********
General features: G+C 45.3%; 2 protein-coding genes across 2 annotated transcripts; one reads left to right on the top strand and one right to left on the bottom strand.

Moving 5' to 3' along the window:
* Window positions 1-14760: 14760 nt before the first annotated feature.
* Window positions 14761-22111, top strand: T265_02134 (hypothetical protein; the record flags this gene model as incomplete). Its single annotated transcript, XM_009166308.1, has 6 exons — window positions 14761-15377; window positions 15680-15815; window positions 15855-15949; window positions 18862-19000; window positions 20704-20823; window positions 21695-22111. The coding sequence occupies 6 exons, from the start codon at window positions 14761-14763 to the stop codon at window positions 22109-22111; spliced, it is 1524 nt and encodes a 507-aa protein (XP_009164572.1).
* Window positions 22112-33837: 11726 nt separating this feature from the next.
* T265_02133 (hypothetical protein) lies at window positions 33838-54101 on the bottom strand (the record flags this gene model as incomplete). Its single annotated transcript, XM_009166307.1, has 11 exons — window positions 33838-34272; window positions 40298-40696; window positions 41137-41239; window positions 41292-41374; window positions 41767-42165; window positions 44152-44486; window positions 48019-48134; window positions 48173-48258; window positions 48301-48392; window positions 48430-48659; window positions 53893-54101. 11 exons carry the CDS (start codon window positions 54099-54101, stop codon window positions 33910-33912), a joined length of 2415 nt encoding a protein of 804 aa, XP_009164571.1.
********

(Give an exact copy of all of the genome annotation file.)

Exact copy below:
General features: G+C 45.3%; 2 protein-coding genes across 2 annotated transcripts; one reads left to right on the top strand and one right to left on the bottom strand.

Moving 5' to 3' along the window:
* Window positions 1-14760: 14760 nt before the first annotated feature.
* Window positions 14761-22111, top strand: T265_02134 (hypothetical protein; the record flags this gene model as incomplete). Its single annotated transcript, XM_009166308.1, has 6 exons — window positions 14761-15377; window positions 15680-15815; window positions 15855-15949; window positions 18862-19000; window positions 20704-20823; window positions 21695-22111. The coding sequence occupies 6 exons, from the start codon at window positions 14761-14763 to the stop codon at window positions 22109-22111; spliced, it is 1524 nt and encodes a 507-aa protein (XP_009164572.1).
* Window positions 22112-33837: 11726 nt separating this feature from the next.
* T265_02133 (hypothetical protein) lies at window positions 33838-54101 on the bottom strand (the record flags this gene model as incomplete). Its single annotated transcript, XM_009166307.1, has 11 exons — window positions 33838-34272; window positions 40298-40696; window positions 41137-41239; window positions 41292-41374; window positions 41767-42165; window positions 44152-44486; window positions 48019-48134; window positions 48173-48258; window positions 48301-48392; window positions 48430-48659; window positions 53893-54101. 11 exons carry the CDS (start codon window positions 54099-54101, stop codon window positions 33910-33912), a joined length of 2415 nt encoding a protein of 804 aa, XP_009164571.1.